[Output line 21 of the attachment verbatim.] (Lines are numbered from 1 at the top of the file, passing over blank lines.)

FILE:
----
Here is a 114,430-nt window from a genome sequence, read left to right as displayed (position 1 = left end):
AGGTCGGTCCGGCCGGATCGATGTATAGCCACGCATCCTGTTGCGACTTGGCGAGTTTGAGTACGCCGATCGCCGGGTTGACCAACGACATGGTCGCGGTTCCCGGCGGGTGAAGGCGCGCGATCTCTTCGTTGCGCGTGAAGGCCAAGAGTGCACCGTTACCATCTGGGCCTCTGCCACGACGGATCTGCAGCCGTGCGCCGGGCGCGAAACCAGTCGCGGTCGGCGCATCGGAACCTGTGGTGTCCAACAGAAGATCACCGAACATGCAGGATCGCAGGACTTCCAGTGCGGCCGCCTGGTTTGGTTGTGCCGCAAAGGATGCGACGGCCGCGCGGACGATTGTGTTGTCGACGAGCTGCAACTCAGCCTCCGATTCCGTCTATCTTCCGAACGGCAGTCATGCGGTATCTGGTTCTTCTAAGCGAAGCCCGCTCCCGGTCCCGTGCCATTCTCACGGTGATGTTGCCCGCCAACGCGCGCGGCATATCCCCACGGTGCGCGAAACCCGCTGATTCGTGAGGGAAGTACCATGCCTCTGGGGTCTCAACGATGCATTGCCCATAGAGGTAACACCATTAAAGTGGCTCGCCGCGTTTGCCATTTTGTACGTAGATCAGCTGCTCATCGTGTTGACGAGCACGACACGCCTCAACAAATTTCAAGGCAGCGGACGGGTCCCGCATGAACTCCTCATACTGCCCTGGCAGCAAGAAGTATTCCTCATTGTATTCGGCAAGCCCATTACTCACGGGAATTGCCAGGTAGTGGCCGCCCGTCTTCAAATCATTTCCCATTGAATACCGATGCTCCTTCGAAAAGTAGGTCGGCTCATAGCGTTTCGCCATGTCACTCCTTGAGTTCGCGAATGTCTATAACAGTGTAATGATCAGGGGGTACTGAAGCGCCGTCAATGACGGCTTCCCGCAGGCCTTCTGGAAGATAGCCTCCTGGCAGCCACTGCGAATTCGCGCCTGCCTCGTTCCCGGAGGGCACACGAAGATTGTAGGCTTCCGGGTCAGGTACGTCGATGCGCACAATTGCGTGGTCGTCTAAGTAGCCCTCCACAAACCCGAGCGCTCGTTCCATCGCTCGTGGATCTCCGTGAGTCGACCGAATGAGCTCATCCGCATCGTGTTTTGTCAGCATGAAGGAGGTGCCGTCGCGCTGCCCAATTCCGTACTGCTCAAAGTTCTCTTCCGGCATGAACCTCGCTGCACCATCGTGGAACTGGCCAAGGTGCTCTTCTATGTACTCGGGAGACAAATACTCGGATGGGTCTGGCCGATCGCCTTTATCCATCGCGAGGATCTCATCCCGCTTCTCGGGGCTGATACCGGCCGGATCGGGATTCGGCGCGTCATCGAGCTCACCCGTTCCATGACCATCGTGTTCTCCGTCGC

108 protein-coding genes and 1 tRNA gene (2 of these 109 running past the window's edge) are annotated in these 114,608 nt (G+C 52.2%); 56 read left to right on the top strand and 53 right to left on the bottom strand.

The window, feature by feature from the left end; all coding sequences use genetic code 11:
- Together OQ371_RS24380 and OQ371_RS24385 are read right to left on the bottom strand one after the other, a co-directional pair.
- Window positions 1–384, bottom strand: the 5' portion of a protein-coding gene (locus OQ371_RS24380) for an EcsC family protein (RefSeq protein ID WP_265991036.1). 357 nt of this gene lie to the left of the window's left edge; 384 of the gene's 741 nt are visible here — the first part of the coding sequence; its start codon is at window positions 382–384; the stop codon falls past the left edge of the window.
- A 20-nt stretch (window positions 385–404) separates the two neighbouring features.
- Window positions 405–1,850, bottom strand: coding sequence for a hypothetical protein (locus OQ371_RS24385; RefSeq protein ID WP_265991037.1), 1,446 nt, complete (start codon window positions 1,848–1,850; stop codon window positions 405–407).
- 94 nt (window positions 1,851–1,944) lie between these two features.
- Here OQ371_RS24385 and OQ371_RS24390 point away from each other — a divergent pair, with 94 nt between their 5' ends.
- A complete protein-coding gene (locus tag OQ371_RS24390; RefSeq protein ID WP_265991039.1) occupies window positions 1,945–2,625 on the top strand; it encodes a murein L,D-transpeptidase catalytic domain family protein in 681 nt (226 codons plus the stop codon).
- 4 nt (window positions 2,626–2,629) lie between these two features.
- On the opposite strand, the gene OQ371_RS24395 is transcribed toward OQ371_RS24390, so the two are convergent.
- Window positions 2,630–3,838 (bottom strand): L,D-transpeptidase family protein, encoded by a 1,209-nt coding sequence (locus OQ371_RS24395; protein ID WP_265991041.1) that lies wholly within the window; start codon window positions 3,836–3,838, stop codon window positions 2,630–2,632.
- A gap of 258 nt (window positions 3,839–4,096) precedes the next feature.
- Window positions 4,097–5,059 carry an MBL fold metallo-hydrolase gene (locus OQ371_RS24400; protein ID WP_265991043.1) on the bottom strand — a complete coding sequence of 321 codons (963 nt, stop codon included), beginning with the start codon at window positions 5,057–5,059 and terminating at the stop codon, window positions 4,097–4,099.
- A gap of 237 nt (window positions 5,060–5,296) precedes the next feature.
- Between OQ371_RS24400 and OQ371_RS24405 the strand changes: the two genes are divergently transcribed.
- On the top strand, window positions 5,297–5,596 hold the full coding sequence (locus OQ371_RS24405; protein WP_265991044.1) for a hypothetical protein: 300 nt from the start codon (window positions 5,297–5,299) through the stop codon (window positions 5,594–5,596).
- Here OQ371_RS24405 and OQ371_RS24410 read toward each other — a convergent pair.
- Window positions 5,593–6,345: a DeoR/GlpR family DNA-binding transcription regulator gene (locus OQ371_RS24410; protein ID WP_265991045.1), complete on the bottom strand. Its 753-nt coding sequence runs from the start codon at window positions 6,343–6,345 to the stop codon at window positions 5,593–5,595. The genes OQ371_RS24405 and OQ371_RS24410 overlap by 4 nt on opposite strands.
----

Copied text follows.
- Window positions 5,593–6,345: a DeoR/GlpR family DNA-binding transcription regulator gene (locus OQ371_RS24410; protein ID WP_265991045.1), complete on the bottom strand. Its 753-nt coding sequence runs from the start codon at window positions 6,343–6,345 to the stop codon at window positions 5,593–5,595. The genes OQ371_RS24405 and OQ371_RS24410 overlap by 4 nt on opposite strands.